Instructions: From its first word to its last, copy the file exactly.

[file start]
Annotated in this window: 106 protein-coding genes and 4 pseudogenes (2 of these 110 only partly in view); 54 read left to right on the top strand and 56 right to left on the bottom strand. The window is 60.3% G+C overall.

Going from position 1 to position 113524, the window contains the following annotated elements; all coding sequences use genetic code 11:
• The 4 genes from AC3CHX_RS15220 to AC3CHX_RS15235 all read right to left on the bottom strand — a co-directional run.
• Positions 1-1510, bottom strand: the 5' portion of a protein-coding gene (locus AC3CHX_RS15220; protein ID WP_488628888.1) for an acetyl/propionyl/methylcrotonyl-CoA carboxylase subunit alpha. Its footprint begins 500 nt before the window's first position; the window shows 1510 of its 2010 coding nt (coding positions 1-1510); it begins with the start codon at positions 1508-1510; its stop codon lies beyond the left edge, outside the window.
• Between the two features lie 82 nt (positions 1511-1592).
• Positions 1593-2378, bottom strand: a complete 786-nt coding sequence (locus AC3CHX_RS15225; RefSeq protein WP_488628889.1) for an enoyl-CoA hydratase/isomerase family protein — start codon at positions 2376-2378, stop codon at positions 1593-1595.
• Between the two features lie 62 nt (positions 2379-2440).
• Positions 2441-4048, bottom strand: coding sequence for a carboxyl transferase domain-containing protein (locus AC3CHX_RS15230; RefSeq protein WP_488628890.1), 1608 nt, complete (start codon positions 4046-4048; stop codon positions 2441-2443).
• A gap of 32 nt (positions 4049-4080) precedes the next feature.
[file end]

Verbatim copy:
Annotated in this window: 106 protein-coding genes and 4 pseudogenes (2 of these 110 only partly in view); 54 read left to right on the top strand and 56 right to left on the bottom strand. The window is 60.3% G+C overall.

Going from position 1 to position 113524, the window contains the following annotated elements; all coding sequences use genetic code 11:
• The 4 genes from AC3CHX_RS15220 to AC3CHX_RS15235 all read right to left on the bottom strand — a co-directional run.
• Positions 1-1510, bottom strand: the 5' portion of a protein-coding gene (locus AC3CHX_RS15220; protein ID WP_488628888.1) for an acetyl/propionyl/methylcrotonyl-CoA carboxylase subunit alpha. Its footprint begins 500 nt before the window's first position; the window shows 1510 of its 2010 coding nt (coding positions 1-1510); it begins with the start codon at positions 1508-1510; its stop codon lies beyond the left edge, outside the window.
• Between the two features lie 82 nt (positions 1511-1592).
• Positions 1593-2378, bottom strand: a complete 786-nt coding sequence (locus AC3CHX_RS15225; RefSeq protein WP_488628889.1) for an enoyl-CoA hydratase/isomerase family protein — start codon at positions 2376-2378, stop codon at positions 1593-1595.
• Between the two features lie 62 nt (positions 2379-2440).
• Positions 2441-4048, bottom strand: coding sequence for a carboxyl transferase domain-containing protein (locus AC3CHX_RS15230; RefSeq protein WP_488628890.1), 1608 nt, complete (start codon positions 4046-4048; stop codon positions 2441-2443).
• A gap of 32 nt (positions 4049-4080) precedes the next feature.